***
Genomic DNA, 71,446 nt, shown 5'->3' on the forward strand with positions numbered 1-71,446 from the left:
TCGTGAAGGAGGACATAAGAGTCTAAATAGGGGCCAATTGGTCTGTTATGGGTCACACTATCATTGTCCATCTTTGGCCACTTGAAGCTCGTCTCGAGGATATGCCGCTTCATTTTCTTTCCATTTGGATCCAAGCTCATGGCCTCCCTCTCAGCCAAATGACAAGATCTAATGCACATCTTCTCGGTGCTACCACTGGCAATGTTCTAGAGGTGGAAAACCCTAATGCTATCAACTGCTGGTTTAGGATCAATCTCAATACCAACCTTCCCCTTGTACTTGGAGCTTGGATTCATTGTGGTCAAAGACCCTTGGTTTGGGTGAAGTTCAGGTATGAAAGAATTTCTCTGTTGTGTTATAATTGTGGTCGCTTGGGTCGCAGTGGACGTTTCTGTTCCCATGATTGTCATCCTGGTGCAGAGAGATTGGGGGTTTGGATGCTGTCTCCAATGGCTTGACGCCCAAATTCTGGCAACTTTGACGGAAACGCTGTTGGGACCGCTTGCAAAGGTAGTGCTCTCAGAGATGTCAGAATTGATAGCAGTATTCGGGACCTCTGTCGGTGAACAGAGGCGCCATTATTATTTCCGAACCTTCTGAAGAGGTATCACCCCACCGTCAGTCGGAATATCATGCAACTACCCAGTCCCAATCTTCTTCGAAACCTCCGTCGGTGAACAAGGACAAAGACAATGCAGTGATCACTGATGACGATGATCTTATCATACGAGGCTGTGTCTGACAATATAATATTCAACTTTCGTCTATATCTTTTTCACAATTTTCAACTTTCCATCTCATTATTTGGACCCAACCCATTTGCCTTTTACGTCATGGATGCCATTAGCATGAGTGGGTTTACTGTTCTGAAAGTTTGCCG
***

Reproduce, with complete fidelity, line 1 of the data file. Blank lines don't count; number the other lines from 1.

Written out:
Genomic DNA, 71,446 nt, shown 5'->3' on the forward strand with positions numbered 1-71,446 from the left: